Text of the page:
Date of Award
Campus Access Thesis
English Language and Literatures
In my thesis, the category "Jewish American literature" pinpoints a historical and cultural moment specific to these immigrant writers and identifies a set of concerns about identity--religious, ethnic and national--stemming from their position within the space of the Lower East Side. Just as literary critics categorized the publications of these four writers as "Jewish," "American," "ethnic," or finally, "Jewish American," so did the authors themselves create characters that posit particular understandings of these categories through their employment of language--dominant, native or social--and their navigation of the urban landscape of the Lower East Side.
In spite of their formal and thematic differences, the four writers in this thesis--Abraham Cahan, Anzia Yezierska, Michael Gold and Henry Roth--share an awareness of the complexities inherent in imagining and depicting a specific space and in transposing these difficulties into the written word. The conditions of these writers, using the language of the dominant culture and writing for the dominant culture, allow for a total identification between writer and city, ultimately creating a city (New York) and a language (English) that carry the reverberations of another culture and language. Thus each of these writers positions immigrant characters to negotiate the complexities of heteroglossia as they navigate the crowded city streets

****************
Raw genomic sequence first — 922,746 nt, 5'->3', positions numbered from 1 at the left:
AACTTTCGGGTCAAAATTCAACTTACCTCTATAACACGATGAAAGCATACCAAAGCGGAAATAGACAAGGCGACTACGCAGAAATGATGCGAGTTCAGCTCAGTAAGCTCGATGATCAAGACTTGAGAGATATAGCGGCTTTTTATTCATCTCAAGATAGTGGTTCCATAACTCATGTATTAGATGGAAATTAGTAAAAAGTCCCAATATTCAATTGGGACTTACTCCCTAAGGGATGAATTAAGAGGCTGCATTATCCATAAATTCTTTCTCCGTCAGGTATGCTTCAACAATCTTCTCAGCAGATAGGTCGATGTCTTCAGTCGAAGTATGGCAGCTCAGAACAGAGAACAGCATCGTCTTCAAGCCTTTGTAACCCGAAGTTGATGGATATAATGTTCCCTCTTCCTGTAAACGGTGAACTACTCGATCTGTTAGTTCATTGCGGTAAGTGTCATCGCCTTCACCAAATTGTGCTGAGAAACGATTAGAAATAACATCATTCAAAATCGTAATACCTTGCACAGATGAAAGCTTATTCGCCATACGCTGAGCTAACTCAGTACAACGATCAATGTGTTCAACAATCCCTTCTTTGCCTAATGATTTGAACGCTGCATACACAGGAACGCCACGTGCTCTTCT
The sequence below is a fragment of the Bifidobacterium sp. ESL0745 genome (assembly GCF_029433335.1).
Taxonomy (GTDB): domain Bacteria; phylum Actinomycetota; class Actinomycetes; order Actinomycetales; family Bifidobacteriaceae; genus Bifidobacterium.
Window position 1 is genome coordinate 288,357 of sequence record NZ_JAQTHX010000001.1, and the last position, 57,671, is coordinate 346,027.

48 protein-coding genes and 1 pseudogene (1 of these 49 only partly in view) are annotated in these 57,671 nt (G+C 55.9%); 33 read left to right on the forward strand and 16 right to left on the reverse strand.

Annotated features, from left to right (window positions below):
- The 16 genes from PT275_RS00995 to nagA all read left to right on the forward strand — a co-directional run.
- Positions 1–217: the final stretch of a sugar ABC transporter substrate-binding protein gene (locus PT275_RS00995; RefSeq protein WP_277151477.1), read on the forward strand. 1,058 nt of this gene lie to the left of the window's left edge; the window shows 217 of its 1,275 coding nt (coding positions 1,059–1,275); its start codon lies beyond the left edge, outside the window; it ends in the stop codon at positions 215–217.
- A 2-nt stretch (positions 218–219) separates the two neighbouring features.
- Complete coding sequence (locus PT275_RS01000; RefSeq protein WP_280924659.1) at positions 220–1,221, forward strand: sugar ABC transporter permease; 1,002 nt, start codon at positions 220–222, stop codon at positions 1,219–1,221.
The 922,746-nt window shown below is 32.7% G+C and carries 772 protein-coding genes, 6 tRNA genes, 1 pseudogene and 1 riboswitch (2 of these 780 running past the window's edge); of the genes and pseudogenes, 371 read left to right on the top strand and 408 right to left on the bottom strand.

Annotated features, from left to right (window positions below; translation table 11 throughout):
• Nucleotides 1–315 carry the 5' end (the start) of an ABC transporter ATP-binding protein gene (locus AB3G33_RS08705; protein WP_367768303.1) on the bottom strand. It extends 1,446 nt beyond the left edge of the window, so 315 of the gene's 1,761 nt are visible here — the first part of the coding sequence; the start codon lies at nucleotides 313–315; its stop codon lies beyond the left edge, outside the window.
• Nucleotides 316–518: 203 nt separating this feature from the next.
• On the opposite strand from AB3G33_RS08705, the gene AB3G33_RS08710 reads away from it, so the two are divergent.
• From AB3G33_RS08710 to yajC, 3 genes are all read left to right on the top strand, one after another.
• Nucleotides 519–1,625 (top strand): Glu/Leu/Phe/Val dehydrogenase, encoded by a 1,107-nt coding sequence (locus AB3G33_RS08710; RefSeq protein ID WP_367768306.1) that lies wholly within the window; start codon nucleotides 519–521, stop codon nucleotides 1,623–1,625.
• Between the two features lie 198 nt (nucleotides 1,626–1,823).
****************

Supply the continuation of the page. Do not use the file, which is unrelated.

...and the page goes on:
Grooms, A. F.(2010). East Side Story: Jewish American Writing In New York City, 1898-1934. (Master's thesis). Retrieved from http://scholarcommons.sc.edu/etd/439